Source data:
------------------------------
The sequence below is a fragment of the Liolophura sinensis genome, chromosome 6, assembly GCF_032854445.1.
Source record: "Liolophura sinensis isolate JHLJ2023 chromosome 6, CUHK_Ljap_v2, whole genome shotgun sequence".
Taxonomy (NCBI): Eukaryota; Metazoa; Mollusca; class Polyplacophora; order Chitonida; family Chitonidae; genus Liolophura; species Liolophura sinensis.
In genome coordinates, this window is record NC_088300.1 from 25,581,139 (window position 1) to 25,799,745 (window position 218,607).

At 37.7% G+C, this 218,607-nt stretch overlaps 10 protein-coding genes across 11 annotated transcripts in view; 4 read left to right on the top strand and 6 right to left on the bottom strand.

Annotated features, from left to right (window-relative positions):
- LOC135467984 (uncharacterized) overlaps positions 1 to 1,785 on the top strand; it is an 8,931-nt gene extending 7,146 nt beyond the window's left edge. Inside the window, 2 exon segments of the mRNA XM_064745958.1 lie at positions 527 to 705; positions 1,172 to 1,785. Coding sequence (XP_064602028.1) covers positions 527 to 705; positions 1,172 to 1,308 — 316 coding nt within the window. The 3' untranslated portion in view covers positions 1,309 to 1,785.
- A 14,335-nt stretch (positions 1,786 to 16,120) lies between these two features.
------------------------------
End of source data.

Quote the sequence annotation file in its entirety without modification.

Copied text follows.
The sequence below is a fragment of the Liolophura sinensis genome, chromosome 6, assembly GCF_032854445.1.
Source record: "Liolophura sinensis isolate JHLJ2023 chromosome 6, CUHK_Ljap_v2, whole genome shotgun sequence".
Taxonomy (NCBI): Eukaryota; Metazoa; Mollusca; class Polyplacophora; order Chitonida; family Chitonidae; genus Liolophura; species Liolophura sinensis.
In genome coordinates, this window is record NC_088300.1 from 25,581,139 (window position 1) to 25,799,745 (window position 218,607).

At 37.7% G+C, this 218,607-nt stretch overlaps 10 protein-coding genes across 11 annotated transcripts in view; 4 read left to right on the top strand and 6 right to left on the bottom strand.

Annotated features, from left to right (window-relative positions):
- LOC135467984 (uncharacterized) overlaps positions 1 to 1,785 on the top strand; it is an 8,931-nt gene extending 7,146 nt beyond the window's left edge. Inside the window, 2 exon segments of the mRNA XM_064745958.1 lie at positions 527 to 705; positions 1,172 to 1,785. Coding sequence (XP_064602028.1) covers positions 527 to 705; positions 1,172 to 1,308 — 316 coding nt within the window. The 3' untranslated portion in view covers positions 1,309 to 1,785.
- A 14,335-nt stretch (positions 1,786 to 16,120) lies between these two features.